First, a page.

District superintendent John Holst understands that the proposed travel policy will be inconvenient for many staff and students, but he considers it in the best interest of Sitka: “When schools are open the community functions pretty much normally,” he says. “When the schools close, that has a huge impact.” (Flickr photo/Marco Verch)

With the holidays just around the corner, the Sitka School District is considering adopting a travel policy that would follow stricter guidelines for quarantine and testing than currently used by the state. 

But the district’s proposed policy isn’t new — in fact, it’s old: Sitka’s schools want to return to the state’s  travel mandates that were in place prior to October 16.

Travelers entering Alaska now from out of state must have a negative covid test three days before arriving, or get tested at the airport. This is free for residents, but expensive ($250) for non-residents. After that, travelers have to quarantine and practice social distancing for five days — and then can be on their merry way, even without proof of a second negative coronavirus test. This is a huge change from state policy prior to October 16, which required a 14-day quarantine for people coming from out of state, which could be cut down to about 10 days if they got a test on day seven of the quarantine, and got their results about three days later.

A summary of Alaska’s travel mandate, effective October 16, 2020

Health Mandate 10, which addresses requirements regarding travel into Alaska, has been revised and went into effect on October 16, 2020. The changes keep protective protocols in place but are aimed at making the rules simpler and easier to understand. Key changes include: 

  • Changes to the Travel Portal now consolidate information for residents and nonresidents. As before, Alaska residents are eligible for a free COVID test when they return to Alaska, if they so choose, and may also opt to self-quarantine for 14 days rather than take a test. Nonresidents are strongly encouraged to take a COVID-19 test within 72 hours prior to departure but can test upon arrival into Alaska for $250.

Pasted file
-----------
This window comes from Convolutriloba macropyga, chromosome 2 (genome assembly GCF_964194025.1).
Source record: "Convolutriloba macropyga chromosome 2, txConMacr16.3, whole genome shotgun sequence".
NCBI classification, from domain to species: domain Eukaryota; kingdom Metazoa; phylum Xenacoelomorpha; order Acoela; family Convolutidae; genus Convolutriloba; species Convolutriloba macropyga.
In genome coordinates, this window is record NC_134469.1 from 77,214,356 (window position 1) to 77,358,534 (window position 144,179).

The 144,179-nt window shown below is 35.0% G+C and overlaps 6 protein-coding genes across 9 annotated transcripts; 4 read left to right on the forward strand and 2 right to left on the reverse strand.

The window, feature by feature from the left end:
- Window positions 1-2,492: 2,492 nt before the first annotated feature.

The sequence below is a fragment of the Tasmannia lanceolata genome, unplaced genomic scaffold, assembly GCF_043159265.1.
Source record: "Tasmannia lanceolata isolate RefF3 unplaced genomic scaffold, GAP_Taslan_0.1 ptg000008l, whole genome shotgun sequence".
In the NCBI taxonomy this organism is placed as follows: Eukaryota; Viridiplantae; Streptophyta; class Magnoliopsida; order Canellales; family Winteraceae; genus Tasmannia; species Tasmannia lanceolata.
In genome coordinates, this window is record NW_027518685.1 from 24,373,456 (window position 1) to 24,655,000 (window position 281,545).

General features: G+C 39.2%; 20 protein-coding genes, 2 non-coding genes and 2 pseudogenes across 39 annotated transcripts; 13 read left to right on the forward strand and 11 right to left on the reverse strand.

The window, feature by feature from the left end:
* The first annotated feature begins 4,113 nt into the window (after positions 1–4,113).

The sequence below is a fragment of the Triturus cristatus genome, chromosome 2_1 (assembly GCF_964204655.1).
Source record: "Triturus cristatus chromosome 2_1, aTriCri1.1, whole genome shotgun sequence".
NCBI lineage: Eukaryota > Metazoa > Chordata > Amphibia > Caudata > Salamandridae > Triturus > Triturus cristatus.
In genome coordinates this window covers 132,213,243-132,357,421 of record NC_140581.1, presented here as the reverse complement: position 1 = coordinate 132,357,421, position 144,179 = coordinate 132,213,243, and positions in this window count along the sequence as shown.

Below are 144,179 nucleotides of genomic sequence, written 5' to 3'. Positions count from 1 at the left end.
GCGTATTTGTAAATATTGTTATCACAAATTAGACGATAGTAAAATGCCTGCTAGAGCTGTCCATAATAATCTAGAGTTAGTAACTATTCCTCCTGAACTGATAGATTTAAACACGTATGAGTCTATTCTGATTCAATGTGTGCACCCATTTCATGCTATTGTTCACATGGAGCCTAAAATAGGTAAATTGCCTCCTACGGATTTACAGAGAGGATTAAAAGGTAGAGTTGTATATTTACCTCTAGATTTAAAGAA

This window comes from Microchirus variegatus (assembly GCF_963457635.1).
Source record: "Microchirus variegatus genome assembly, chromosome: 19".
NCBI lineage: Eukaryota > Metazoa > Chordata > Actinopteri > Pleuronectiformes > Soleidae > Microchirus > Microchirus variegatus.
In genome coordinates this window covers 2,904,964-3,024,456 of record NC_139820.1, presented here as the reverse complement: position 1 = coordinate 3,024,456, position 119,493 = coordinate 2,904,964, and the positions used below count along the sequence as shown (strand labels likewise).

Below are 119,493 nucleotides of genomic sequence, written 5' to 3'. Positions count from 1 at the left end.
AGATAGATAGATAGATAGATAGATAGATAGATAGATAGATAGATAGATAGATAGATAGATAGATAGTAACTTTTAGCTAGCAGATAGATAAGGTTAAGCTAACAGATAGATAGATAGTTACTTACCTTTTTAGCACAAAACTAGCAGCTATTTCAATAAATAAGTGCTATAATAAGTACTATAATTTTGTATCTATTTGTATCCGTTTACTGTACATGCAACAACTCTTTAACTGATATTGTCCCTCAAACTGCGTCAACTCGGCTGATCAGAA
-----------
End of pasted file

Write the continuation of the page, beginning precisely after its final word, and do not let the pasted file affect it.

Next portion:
• Travelers into Alaska are now required to social distance for 5 days. A second test is optional but not required. Five days is the median incubation period. Strict social distancing allows travelers to visit outdoor public places, but asks that travelers remain six feet away from anyone not in your immediate household, wear a face covering and not enter restaurants, bars, gyms, community centers, sporting facilities, office buildings, and school or daycare facilities. Do not participate in any group activities, including sporting events and practices, weddings, funerals, or other gatherings.
  • A second test is optional and can be done 5-14 days after arrival
  • Residents leaving and returning to Alaska within a 72 hour window do not need to test or quarantine on return.
  • Critical infrastructure workers should follow their company’s protocols any time they travel.
  • Local restrictions still apply. Please check with local communities before you travel.

Sitka schools superintendent John Holst, however, is recommending that the school board adhere to Alaska’s earlier policies regarding travel. It wasn’t his idea: He had a recent teleconference with the state’s top medical officer, Dr. Anne Zink, and put the question to her.

“I asked her, ‘What would you do if you were running a school?’ And she said, ‘I’d stay with the old guidelines.’”

Holst knows it will be inconvenient for many staff and students to quarantine for the longer time period, but he’s looking at the big picture. Sitka so far has been spared a major outbreak, and schools have been open and functioning smoothly since August. He doesn’t want to jeopardize what — compared to many districts around the state and country — has been a huge success.

“We’re going to consider that the schools are a different place than the rest of the community,” Holst said. “That’s the best way to say it. We’re very much wanting to protect the schools and the kids and the staff, because when the schools are open the community functions pretty much normally. When the schools close, that has a huge impact.”

Sitka’s schools haven’t been covid-free. On Thursday, October 22, the district confirmed that a staff member at Keet Gooshi Heen Elementary school had tested positive — the third case within the district this year. Public health nurse Denise Ewing conducted contact tracing that led to the quarantine of two additional staff members, but no students.

Holst says the district’s precautions around social distancing and hygiene have contributed to quickly limiting the possible spread of infection.

“I think Denise has realized that we have a lot of mitigation in place — layers of it,” said Holst. “And because of that, she’s made a conscious decision that we don’t have to shut down a whole part of the school because we’ve had one person test positive.”

Holst says that neither of the two other positive cases in the district — both at Blatchley Middle School — led to any additional infections.

The Sitka School Board will take up the matter of staying with Alaska’s stricter 14-day quarantine requirement for travelers coming into the state, when it meets next on Wednesday, November 4. “This is a big decision,” Holst said, “there should be public input.”